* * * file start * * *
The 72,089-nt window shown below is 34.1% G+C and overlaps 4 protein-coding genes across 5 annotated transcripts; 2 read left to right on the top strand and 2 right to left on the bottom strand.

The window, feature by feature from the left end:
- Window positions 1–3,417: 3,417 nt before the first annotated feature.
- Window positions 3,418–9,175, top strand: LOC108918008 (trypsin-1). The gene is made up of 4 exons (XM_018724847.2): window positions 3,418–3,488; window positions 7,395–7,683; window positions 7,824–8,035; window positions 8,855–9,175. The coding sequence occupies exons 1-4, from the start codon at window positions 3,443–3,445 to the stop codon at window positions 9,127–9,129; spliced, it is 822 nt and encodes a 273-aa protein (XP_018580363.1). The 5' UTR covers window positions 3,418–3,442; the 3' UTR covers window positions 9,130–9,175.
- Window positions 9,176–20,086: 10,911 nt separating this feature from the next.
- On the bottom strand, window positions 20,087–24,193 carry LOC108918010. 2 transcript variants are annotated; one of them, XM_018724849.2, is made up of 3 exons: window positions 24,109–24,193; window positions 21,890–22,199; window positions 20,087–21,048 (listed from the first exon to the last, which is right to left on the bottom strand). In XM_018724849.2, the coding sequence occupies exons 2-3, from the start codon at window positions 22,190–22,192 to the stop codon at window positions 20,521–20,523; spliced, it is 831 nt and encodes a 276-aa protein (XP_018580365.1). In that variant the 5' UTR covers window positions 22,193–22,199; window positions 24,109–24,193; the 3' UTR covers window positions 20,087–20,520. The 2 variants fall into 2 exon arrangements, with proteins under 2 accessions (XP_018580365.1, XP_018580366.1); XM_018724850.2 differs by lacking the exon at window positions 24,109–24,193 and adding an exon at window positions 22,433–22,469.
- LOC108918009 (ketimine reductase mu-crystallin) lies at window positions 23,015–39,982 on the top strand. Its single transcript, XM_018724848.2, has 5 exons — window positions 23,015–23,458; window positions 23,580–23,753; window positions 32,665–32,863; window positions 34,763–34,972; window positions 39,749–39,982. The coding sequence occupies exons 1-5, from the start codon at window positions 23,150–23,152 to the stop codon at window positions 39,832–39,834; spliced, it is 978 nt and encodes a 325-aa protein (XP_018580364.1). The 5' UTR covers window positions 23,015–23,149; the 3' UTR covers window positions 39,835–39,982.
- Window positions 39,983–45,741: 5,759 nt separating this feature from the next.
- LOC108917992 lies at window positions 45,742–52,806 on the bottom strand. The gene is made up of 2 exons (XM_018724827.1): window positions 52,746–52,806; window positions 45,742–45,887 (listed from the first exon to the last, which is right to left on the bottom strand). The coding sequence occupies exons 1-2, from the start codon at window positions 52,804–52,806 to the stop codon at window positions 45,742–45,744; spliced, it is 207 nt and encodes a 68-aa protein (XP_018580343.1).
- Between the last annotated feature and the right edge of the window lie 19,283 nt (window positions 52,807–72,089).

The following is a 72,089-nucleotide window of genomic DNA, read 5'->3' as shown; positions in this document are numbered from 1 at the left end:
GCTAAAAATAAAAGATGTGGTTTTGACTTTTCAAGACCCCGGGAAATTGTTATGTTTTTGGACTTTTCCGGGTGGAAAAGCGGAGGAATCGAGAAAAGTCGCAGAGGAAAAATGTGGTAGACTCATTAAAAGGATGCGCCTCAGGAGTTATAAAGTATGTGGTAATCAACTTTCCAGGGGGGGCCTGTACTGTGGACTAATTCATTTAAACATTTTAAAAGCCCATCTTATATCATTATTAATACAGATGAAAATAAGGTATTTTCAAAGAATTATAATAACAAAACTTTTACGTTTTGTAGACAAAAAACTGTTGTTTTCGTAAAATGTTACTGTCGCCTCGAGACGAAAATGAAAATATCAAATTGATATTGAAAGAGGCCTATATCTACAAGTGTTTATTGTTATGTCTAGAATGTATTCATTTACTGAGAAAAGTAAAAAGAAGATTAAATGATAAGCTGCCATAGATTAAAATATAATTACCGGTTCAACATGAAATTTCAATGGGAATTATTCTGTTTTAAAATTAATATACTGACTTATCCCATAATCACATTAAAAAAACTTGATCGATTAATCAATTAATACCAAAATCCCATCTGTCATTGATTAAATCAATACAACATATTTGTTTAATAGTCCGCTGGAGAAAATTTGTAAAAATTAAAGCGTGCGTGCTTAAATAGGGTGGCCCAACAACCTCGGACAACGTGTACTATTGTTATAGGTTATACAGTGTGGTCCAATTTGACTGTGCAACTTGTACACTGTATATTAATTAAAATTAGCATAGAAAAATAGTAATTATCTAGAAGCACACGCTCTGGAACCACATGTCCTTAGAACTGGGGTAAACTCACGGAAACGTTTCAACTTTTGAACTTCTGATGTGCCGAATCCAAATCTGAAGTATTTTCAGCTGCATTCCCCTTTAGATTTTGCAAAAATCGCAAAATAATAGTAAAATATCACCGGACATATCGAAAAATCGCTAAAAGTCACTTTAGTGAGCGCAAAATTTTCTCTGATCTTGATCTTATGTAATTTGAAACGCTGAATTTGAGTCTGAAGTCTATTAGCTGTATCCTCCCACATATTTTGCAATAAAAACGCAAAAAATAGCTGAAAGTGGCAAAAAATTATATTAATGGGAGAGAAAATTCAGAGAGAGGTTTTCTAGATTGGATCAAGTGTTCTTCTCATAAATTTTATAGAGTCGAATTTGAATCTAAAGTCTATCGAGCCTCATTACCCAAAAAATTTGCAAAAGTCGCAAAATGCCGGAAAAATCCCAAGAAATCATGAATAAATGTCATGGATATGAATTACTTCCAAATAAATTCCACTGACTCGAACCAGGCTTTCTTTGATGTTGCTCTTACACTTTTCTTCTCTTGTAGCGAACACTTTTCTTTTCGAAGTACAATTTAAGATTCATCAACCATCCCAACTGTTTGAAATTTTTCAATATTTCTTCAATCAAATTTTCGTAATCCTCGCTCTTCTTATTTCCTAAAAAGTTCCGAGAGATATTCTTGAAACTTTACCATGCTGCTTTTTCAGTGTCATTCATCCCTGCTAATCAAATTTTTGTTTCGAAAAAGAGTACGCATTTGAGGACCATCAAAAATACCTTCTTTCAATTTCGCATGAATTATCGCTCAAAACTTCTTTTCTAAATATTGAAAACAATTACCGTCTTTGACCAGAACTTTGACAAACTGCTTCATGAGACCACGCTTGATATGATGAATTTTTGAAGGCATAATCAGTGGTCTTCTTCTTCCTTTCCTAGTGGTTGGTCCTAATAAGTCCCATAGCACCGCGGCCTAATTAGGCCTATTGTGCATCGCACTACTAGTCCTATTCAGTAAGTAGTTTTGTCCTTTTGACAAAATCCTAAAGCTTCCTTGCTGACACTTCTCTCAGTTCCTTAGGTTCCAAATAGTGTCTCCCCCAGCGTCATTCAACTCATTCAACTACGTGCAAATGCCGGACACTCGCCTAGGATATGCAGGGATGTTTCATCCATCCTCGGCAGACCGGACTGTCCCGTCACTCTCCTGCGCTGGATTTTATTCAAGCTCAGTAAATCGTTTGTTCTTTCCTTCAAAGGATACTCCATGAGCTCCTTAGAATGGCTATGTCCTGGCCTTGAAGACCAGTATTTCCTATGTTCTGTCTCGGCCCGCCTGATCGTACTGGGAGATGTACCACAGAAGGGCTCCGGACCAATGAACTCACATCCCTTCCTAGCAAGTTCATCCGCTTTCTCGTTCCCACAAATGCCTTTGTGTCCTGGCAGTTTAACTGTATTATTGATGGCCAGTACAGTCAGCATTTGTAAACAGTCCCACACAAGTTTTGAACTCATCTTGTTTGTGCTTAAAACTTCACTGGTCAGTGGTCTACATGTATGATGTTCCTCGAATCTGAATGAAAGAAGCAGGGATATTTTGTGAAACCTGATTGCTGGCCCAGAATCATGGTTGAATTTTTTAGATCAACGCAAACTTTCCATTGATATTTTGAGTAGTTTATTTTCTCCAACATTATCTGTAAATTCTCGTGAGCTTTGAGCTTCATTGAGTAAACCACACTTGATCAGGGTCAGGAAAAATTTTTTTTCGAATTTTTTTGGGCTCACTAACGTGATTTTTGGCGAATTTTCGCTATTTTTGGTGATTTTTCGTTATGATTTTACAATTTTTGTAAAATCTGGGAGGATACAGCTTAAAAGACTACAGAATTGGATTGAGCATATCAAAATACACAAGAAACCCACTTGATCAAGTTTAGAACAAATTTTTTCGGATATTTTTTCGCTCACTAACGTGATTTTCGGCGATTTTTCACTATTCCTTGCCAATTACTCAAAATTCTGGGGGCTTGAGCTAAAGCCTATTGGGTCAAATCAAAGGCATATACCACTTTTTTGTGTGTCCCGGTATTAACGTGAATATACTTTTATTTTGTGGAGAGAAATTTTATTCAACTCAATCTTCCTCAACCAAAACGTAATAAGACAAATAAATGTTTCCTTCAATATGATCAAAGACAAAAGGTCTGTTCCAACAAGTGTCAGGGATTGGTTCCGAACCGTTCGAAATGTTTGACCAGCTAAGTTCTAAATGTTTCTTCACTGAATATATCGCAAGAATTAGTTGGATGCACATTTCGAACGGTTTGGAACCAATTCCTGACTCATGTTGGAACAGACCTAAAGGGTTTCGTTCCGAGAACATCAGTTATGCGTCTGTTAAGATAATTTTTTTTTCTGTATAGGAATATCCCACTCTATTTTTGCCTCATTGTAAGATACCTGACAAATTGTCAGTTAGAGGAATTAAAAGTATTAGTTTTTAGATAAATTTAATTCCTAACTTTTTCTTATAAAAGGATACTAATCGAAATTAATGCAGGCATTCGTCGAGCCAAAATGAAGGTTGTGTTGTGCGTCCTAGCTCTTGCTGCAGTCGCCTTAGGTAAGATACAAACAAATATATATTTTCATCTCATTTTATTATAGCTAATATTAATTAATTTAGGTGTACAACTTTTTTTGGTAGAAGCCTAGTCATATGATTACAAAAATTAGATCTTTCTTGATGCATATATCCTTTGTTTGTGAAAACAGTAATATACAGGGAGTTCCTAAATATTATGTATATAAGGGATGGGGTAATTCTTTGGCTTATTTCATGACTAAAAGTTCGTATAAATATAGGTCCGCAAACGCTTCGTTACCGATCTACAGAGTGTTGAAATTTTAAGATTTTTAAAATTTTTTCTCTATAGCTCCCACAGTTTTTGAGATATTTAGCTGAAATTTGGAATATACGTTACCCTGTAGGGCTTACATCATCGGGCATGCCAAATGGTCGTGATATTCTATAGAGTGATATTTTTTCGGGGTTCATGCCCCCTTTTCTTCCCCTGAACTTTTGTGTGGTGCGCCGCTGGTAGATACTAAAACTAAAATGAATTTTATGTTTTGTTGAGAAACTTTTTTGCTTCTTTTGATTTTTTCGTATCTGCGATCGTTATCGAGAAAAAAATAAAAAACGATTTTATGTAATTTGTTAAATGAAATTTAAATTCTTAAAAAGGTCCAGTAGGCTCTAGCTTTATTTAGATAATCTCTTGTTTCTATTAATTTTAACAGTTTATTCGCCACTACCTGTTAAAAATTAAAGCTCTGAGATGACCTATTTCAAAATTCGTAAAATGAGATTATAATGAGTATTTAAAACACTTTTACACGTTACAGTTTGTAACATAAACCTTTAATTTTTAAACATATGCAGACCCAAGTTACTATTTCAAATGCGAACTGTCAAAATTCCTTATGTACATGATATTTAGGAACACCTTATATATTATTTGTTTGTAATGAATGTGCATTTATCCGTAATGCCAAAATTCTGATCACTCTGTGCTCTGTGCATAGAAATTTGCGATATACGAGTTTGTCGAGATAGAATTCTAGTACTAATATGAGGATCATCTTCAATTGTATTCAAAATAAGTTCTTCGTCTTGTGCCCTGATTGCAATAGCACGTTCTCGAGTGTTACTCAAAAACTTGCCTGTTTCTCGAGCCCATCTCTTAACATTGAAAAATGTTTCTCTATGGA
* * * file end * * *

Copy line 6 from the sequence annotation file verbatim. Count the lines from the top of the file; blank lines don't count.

- On the bottom strand, window positions 20,087–24,193 carry LOC108918010. 2 transcript variants are annotated; one of them, XM_018724849.2, is made up of 3 exons: window positions 24,109–24,193; window positions 21,890–22,199; window positions 20,087–21,048 (listed from the first exon to the last, which is right to left on the bottom strand). In XM_018724849.2, the coding sequence occupies exons 2-3, from the start codon at window positions 22,190–22,192 to the stop codon at window positions 20,521–20,523; spliced, it is 831 nt and encodes a 276-aa protein (XP_018580365.1). In that variant the 5' UTR covers window positions 22,193–22,199; window positions 24,109–24,193; the 3' UTR covers window positions 20,087–20,520. The 2 variants fall into 2 exon arrangements, with proteins under 2 accessions (XP_018580365.1, XP_018580366.1); XM_018724850.2 differs by lacking the exon at window positions 24,109–24,193 and adding an exon at window positions 22,433–22,469.